Turkish Foreign Minister Ali Babacan also has a dilemma. Does he attend the special session being held by the EU group PACE to discuss the issue? Does he abstain to avoid making comments by the government while a court case is pending? The opposition Republican People’s Party is furious at Babacan and wants him to remain silent. To add to the complexity of the current situation, many political leaders in Turkey are upset at attempts by the EU to influence internal Turkish issues.

There is no simple solution to these issues. In some manner, all Turkish political parties have to create a solution which protects the rights of secular groups while granting those with strong religious values a right to education.

Turkey Confronts Constitutional Crisis

Democratic nations invariably confront moments in their history when core principles of government emerge to separate political parties. The recent decision by Turkey’s Constitutional Court to declare illegal recent legislation passed by the Justice and Development Party(AKP) that would allow females to wear a headscarf in universities has ripped asunder normal political relations between opposing parties. The opposition People’s Republican Party(CHP) believes the religious oriented AKP seeks to transform their nation into one governed by sharia law and is now ready to destroy the power of courts to halt that goal from being achieved.

Prime MInister Erdogan of the AKP insists his party has a legitimate right to pass legislation and the courts have no power to interfere with parliamentary action. Deniz Baykal of the CHP argues there are fundamental principles embedded in any society which can not be altered and modern Turkey is founded on the principle of secularism. He believes the nation will experience a terrible conflict if Erdogan tries to push through legislation which ends the power of Turkey’s courts to interpret the Constitution.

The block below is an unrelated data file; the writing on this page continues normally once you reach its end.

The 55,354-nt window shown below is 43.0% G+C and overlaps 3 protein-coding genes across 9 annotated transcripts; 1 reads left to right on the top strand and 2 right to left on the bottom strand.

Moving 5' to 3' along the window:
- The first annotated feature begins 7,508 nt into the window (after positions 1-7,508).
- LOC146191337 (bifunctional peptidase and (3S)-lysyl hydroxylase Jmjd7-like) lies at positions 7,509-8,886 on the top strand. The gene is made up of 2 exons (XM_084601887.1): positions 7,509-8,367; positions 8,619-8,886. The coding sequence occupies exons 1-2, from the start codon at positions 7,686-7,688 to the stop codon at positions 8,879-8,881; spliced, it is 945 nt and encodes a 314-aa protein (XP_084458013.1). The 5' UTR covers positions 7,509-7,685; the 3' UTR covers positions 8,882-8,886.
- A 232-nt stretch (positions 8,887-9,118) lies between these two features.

Perhaps, it is time for all political parties to step back and find ways to meet basic needs of all members of society. The underlying fear of secular Turks is action by the AKP to push through religious policies which undermine secularism. How can those fears be pacified?

Headscarf War Continues Dividing Turkey

The aftermath of Turkey’s Constitutional Court decision which invalidated a parliament action in lifting the ban on women wearing a headscarf continues to bitterly divide the nation. Ahmet Iyimaya, of the ruling Justice and Development Party(AKP) which pushed through the end of the ban, proposed parliamentary action which would invalidate the Constitutional Court’s decision. He is proposing a constitutional amendment which allows Parliament to suspend decisions of the Constitutional Court. There has been no indication from AKP leaders of support for his proposal.

However, the opposition Republican People’s Party(CHP) vigorously opposed any such action which, in effect, ends the concept of an independent judiciary by making the Constitutional Court an ineffectual body.

This is a situation in which opposing sides each raise valid concerns. The right of women who wear a headscarf requires some process which would allow them to attend a university while still respecting the rights of secular women not to be intimidated for refusing to wear one. This is the crux of the entire debate. Secular Turkish women fear allowing wearing a headscarf at the university is the first step toward making it mandatory at secondary schools. They worry about peer pressure on young girls that will end up in all girls wearing a headscarf throughout the education system. Unless the concerns of both sides are respected this controversy will continue.

Turkey Arrest Professor Over May Day Incidents

Nongovernment organizations and political leaders have strongly criticized the Turkish government for its detention of Professor Gencay Gursov, chair of the Turkish Medical Association(TTB), who was allegedly arrested because doctors provided medical assistance to demonstrators in the May Day attack by police and army units against workers. His detention came two days after the TTB issued a criminal complaint against Istanbul police officers who used tear gas against workers who had taken shelter in the emergency services of the Sisli Etfai hoospital during May Day demonstrations.